I'm not an early morning person and prefer to work on my own schedule, and by two or three in the morning, I'm really on a roll.

I remember when I got home how it would really bother my dad when he showed up at our house at 7 a.m. to tackle some farm chore and I was still in bed."

If Jess and Doris required a bit more sleep in those days, it was because their daily schedules were getting very full. There were two young boys to raise, marketing concerns to manage and computer programs to develop that often kept the two up into the small hours of the morning. There also was the old farmhouse, built in 1846, that required extensive remodeling. However, the two persisted and soon the days assumed a rhythm of their own.

The farm took large chunks of the couple's time, but Doris still found space to drive a local school bus and refine her computer models that track and anticipate grain market trends. She now teaches that tool at local colleges and ag groups. Jess used his mechanical and computer skills to develop an automated grain handling system and embraced cutting-edge technology for farming.

If this was not enough to keep them busy, Jess was busy writing customized programs for customers of the Burlington and Macomb, Ill., computer business he operated with one of this brothers. But, the farm still was the center of their business life.

"We wanted to diversify, and that's when I began thinking how nice it would be if we had a few apple trees," Doris said. "We started pricing them and learned that if we bought 100 trees, we would qualify as a commercial grower and get a large discount. I figured we had a post hole digger, so how hard can some apple trees be?" Doris said.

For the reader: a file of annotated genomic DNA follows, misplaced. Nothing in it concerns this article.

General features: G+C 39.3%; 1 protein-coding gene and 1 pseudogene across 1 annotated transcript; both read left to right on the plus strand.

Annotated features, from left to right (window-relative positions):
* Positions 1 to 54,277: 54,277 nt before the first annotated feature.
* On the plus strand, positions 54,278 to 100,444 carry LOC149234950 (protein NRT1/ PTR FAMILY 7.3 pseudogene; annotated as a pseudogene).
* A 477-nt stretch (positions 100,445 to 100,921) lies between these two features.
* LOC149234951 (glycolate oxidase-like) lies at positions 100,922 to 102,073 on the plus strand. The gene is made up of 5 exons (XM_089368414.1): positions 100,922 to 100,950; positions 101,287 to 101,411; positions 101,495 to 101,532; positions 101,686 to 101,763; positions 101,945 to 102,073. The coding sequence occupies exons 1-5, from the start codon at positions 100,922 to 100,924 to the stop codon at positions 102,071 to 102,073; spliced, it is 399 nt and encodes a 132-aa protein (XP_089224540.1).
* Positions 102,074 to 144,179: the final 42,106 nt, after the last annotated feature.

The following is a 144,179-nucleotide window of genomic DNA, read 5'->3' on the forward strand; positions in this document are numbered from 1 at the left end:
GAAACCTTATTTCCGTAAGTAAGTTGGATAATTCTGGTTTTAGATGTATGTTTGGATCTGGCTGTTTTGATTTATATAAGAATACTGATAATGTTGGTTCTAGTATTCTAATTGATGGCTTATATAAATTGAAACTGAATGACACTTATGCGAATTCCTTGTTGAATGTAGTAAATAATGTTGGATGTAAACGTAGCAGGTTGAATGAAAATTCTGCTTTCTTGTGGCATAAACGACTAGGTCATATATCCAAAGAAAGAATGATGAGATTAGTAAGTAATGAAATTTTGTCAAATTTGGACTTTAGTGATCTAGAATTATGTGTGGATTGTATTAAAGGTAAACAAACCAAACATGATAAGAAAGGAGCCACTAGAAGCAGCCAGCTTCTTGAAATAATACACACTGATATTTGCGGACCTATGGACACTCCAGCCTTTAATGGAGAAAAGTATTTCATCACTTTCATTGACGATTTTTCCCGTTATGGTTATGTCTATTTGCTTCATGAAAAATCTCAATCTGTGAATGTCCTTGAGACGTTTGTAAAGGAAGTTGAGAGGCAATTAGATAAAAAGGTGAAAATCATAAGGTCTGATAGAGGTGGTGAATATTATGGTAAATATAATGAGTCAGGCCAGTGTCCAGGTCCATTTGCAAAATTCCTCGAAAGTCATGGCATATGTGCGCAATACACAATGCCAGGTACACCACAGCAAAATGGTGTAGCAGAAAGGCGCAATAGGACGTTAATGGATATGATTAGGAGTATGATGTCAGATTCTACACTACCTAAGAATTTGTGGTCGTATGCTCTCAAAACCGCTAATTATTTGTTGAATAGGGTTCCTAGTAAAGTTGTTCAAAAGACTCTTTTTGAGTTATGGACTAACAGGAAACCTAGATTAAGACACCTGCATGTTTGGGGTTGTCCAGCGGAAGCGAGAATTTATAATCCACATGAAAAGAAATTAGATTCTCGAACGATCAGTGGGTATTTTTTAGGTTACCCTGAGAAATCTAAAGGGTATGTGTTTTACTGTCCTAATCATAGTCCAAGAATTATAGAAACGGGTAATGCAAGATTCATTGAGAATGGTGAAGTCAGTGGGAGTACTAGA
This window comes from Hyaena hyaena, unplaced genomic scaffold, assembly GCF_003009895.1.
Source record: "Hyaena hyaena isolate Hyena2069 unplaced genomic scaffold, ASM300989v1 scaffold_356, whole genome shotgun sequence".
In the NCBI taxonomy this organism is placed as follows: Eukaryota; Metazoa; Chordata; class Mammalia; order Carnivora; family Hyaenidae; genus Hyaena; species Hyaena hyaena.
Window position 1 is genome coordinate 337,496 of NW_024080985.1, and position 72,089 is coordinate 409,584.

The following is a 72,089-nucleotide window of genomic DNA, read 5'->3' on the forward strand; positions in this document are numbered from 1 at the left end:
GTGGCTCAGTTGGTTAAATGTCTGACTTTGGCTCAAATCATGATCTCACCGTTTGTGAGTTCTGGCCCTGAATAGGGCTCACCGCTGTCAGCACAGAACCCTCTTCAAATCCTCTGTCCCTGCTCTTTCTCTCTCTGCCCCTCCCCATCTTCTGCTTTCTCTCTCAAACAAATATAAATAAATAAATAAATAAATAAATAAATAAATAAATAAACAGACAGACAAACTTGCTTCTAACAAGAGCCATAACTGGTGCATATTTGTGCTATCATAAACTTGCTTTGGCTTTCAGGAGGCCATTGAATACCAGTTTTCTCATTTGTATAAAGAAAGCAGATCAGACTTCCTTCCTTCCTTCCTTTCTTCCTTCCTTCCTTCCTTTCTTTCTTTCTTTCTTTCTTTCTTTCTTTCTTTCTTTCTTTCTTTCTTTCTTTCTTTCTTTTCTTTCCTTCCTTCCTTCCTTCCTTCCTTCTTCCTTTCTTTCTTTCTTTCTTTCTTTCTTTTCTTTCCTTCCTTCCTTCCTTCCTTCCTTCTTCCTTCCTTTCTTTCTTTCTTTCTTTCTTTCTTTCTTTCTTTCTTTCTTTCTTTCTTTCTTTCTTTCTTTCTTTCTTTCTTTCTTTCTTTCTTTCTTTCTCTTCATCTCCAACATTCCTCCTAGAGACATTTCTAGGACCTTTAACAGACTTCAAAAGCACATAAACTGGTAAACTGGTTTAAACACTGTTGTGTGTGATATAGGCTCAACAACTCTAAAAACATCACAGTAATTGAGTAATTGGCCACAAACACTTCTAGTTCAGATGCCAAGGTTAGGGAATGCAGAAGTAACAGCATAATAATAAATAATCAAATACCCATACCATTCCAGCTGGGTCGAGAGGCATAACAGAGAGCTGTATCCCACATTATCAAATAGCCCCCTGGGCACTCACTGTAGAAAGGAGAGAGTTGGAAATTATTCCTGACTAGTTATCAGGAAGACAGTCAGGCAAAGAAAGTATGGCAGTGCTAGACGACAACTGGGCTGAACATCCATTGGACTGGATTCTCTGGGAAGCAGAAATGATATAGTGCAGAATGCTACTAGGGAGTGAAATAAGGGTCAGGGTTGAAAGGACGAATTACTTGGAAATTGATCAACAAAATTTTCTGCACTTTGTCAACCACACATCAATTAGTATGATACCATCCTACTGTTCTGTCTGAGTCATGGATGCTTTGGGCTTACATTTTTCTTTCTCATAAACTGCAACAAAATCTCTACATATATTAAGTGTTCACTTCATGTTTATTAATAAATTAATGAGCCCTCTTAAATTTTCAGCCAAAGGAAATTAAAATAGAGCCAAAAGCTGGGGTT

She and Jess soon were to learn how much time and effort the trees require, as their Almost Eden grew a local reputation. That reputation was bolstered by the popular apple pies Doris would bake in her kitchen - often working until early in the morning - and by the apple cider they produced. Although she is a marketing maven, Doris opted for a pretty basic means of moving her apple products.

During pie season, she loads up a refrigerator in the house's exercise room with pies and stacks jugs of juice nearby. Customers simply leave money in a nearby coffee can, and Doris reports it is not unusual for the couple to be awakened by the sound of an idling 18-wheel diesel truck as over-the-road drivers stop by to pick up a pie.

Farms and pies, computers and marketing all mean a lot of work, but the Lionbergers still found time to relax - although that relaxation also might seem a bit demanding.

Both have embraced biking, and a striking addition to their comfortable home has been converted into an exercise room boasting eight bikes of various designs.

Jess logged 12,000 miles in his first year with the sport - including a long ride across Iowa to join RAGBRAI.

There are seven grandchildren in the Mediapolis area who need to be spoiled, and each winter, Doris and Jess become snow birds and head to Florida for even more biking, as well as canoeing on area rivers, hosting dinners for other Midwest expatriates.